March Madness 2022: Women's and men's Sweet Sixteen players are heavily involved in NIL deals

ByKelly Cohen ESPN logo
Friday, March 25, 2022

It's been less than a year since the NCAA said college athletes could profit from their name, image and likeness (NIL) -- and college basketball stars have been signing deals left and right ever since. That includes several athletes in the Sweet 16 of the men's and women's NCAA tournaments.

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According to data from Opendorse, women's basketball players have earned the second-most compensation of all NIL deals (19%), only behind college football players (51%) and ahead of men's college basketball players (15%).

And it makes sense. The 2021 women's NCAA title game between Stanford and Arizona drew 4.1 million viewers -- the most since 2014. This year, the women's tournament finally has the same branding as the men's. Viewership is up 15 percent through the first two rounds, and the second round jumped 25 percent over 2021, according to ESPN PR.

The Sweet Sixteen has its share of significant endorsements on both the women's and men's side.

Paige Bueckers

Bueckers, a star point guard for UConn, signed her first endorsement deal with footwear and apparel marketplace platform StockX in November 2021. According to a company spokesperson, the multi-year deal means she will become "the centerpiece" of StockX's upcoming focus on women's sports and basketball.

A few weeks later, she became the first college athlete to sign an endorsement deal with Gatorade.

Bueckers, who also has a deal with CashApp, filed a trademark for "PAIGE BUCKETS" last year through the Wasserman agency, which represents her.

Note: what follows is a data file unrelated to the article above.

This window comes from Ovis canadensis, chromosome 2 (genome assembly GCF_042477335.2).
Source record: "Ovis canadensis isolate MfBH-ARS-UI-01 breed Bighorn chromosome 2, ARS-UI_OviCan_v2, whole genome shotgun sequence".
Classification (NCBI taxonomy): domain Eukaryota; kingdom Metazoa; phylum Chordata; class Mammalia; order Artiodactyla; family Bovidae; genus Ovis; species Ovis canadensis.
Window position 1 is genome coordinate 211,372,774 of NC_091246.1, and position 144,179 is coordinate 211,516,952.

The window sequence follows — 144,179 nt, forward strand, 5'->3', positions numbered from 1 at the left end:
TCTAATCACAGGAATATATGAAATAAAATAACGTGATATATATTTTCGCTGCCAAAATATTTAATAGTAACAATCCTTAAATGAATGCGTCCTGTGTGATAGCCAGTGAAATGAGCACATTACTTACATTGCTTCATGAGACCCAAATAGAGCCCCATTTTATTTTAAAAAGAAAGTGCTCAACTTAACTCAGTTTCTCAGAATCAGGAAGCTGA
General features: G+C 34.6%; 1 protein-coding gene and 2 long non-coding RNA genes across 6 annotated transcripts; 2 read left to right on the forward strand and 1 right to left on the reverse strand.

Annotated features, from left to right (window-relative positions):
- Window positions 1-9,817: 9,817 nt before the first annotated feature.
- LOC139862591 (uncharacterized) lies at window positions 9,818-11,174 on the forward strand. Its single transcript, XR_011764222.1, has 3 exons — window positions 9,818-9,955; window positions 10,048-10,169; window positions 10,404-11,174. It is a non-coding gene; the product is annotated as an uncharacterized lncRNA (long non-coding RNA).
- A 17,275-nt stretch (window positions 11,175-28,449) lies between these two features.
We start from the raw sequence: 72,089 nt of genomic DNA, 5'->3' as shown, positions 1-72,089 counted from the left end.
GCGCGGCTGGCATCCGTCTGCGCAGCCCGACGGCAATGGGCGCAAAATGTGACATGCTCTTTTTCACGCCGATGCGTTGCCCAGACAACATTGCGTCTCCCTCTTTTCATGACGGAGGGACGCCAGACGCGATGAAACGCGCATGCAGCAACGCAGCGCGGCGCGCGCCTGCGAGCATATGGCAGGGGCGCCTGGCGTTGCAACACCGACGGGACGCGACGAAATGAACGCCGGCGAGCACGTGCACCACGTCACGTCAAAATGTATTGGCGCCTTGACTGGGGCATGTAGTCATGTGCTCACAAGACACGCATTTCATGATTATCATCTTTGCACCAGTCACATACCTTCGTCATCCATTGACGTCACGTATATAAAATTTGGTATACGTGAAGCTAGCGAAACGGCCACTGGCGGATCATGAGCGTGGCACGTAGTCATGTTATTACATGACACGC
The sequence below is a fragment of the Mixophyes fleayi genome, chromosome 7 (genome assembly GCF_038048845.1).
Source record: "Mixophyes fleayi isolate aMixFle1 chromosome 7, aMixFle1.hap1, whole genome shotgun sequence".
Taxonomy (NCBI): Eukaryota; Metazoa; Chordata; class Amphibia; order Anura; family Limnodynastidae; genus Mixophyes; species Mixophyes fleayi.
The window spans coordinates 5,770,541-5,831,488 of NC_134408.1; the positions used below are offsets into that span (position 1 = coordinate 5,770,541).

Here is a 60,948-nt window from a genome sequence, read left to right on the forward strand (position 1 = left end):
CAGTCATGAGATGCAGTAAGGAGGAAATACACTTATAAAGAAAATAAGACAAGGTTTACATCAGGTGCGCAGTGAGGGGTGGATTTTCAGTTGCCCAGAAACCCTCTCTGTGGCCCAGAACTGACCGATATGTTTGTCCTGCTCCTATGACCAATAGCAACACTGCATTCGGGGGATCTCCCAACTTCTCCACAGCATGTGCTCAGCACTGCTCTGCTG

Sasha Stefanovic and Trevion Williams

The Purdue Boilermaker seniors both have sponsorship deals with VIDSIG and Cameo, apps that allow for the purchase of personalized video messages.

Stefanovic also has paid partnerships with Napleton Italian Car Imports in Indianapolis and Dutch Farms, a Chicago-based dairy and deli company.

Christyn Williams

Williams, a guard at UConn, is sponsored by two of the most typical college student brands.

In addition to posting sponsored content by Maruchan Ramen, Williams also has posted content in collaboration with Wings Over -- a favorite for lovers of chicken wings and tenders -- and vitamin maker Goli Nutrition.

Drew Timme

The Gonzaga star is infamous for his mustache -- so it's no surprise that he has a sponsorship deal with Dollar Shave Club.

Timme also has his own merchandise, a deal with Walker's Furniture & Mattress in Washington and Northern Quest, a casino in Spokane.

Azzi Fudd

Another UConn star, Fudd is looking to follow in Stephen Curry's shoes. Fudd signed to be part of his SC30 Inc. brand, the athlete-run organization which handles Curry's off-court business.

"As I continue to focus on becoming the best player and student I can be while in college, I also look forward to broadening my understanding of business and life beyond basketball," Fudd said in December. "This partnership with Steph and his SC30 team will help me do that. I'm really excited about everything we'll do together in the future."

Fudd has also posted sponsored content by Chipotle and Bartleby, an online homework helper.

Paolo Banchero

A projected top-three NBA Draft pick (ESPN+), Banchero recently signed a deal with Yahoo Sports to support their March Madness fantasy tournament. Banchero, Duke's leading scorer, also has sponsorship deals with nBA2K, Panini Trading Cards and JD Sports, a British sportswear company.

Aliyah Boston

The South Carolina All-American confirmed her first endorsement deal with Bojangles, a fast-food chain based in Charlotte, NC and popular in the Carolinas, in August.

The center also has sponsorships with Crocs and Bose.

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